FCoin Exchange Comes Up Short, Up To 10,000 BTC Of Traders Assets Gone Due To Errors
FCoin, the famous cryptocurrency exchange that uses the trans-fee mining model, has revealed a shortage of $130 Million in crypto-assets and paused both withdrawal and trading on its platform.
FCoin was launched in May 2018 by the former CTO of Huobi, Zhang Jian, who said on Monday in a blog post that the exchange is no longer able to process withdrawals and that the FCoin assets reserve gap is at about 7,000 to 13,000 Bitcoin (BTC). He also mentioned the system hasn’t been hacked and that no one is trying to pull a scam, but that the problem is too difficult to explain, also owed to a series of internal system errors.
What Is Trans-Fee Mining?
For those that may not remember (you won’t be faulted if you don’t, don’t worry), “FCoin” is the father of ‘transaction mining’. “Transaction mining” is the term given to exchanges that engage in the gimmicky practice of rewarding their followers based on their traded volume.
FCoin introduced the trans-fee mining model that incentivizes trading. The exchange didn’t launch an airdrop or an initial coin offering but instead issued 51% of FTs for the transactions made. FCoin also distributed 80% of the transaction fees that it has collected in BTC and ETH to FT holders.
While believed by many to enable the FT’s price manipulation, the model was rapidly adopted by others, but as Zhang says, there were some errors in the FCoin system, errors that led to more mining rewards being given to users who didn’t deserve them, ever since 2018. The firm set up complete auditing for managing the treasury later in 2019.
The “reward” is quantifiable- in FCoin’s case, it was actual payment in the form of their ‘exchange token’.
The issues with this setup were obvious:
A) This practice blatantly & explicitly encourages fraudulent trading practices such as wash trading / artificial sell + buy walls / ‘milking the market’ etc,
B) It gives an exchange a false appearance of legitimacy because naive traders may sign up there after seeing the astronomical volume totals that were artificially generated because they will perceive the volume to be evidence of genuine liquidity.
C) The exchange token payout is essentially a ponzi because it’s value is rooted in the idea that there’s some sort of worth or usefulness in the token itself.
This point requires a more flexible line of thought, because we’re not defining monetary value by the classical standard of the currency being “backed” or something of that nature.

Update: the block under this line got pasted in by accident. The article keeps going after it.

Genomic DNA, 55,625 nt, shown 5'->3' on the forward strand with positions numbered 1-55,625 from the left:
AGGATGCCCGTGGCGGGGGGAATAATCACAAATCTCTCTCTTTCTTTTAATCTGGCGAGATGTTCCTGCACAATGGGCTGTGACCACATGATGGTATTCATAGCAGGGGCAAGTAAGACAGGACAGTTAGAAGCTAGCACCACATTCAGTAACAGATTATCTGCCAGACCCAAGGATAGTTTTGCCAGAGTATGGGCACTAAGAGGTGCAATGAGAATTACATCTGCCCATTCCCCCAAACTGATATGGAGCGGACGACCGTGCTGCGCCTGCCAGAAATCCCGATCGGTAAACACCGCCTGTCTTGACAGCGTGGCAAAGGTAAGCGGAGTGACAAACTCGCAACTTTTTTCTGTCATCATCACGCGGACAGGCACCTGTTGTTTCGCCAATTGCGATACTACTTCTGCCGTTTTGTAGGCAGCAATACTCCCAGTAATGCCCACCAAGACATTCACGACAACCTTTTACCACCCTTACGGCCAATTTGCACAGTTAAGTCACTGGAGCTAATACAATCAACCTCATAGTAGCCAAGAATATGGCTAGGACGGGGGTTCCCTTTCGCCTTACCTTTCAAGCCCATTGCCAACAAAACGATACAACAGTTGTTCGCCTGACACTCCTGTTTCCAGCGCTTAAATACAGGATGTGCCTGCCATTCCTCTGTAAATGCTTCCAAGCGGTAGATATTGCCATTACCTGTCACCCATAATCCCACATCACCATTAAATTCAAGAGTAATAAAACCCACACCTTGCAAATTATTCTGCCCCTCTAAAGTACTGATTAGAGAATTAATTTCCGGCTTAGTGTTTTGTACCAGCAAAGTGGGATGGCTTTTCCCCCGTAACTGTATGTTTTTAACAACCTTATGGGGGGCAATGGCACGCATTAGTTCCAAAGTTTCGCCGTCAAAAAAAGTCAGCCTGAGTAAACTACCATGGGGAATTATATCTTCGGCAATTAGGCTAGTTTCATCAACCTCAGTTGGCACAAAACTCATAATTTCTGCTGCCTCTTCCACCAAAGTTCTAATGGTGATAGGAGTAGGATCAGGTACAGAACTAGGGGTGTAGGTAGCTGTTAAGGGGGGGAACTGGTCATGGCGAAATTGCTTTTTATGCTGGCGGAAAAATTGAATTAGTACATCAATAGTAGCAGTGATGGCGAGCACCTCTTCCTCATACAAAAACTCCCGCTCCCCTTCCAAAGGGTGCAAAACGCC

In this case, we’re defining ‘value’ as the floating market rate that traders & others place on the currency. For example, Bitcoin has value. There are those that feel the value is undeserved, but to argue it doesn’t have objective value (as in if you screamed out, “Who wants a free Bitcoin??” in a crowded theatre, people would bum rush you), is simply illogical.
Buying FTs from the Secondary Market Was a Mistake
While the FT price continued to drop in 2019, the FCoin team bought back FTs from the secondary market in an effort to boost the need for the token’s price, but this was an error made by Zhang and his employees because it gave many clients the freedom to sell and withdraw much more than how much it should have been in their account balance and this way, causing FCoin to lose its balance sheet.
Users’ Withdrawals Requests to Be Handled by Zhang
FCoin has suspended its platform a few days ago after it has discovered a problem with risk-control. In his blog post, Zhang said he will manually and personally handle the users’ email requests for withdrawals. He also mentioned that he will use the profits made from his other projects to compensate for the losses suffered by FCoin users.
— FCoin (@FCoinOfficial) February 17, 2020
The core issue here is that FCoin cropped up as a potential evolution to the model that Binance had created – which is still serving them well for what we know.
That model is the practice of establishing an exchange token that essentially serves as a digital, quasi-stock purchase.
Except, unlike stocks, you as the exchange (business/corporation) are not beholden to your shareholders & you also aren’t giving up any actual equity.
Also, you are able to essentially generate wealth for yourself “out of thin air” because you can generate an arbitrary number of these tokens.
Thus, FCoin’s apparent “insolvency” is somewhat remarkable when considering that they were essentially operating an extremely low-overhead Ponzi scheme propelled by an exchange token that fundamentally amounted to “free money”.
We’re going to take a greater look at what this means for the Crypto space & whether other exchanges that engaged in this practice (ex: BitMax) may be at risk of falling victim to the same financial woes that FCoin just succumbed to.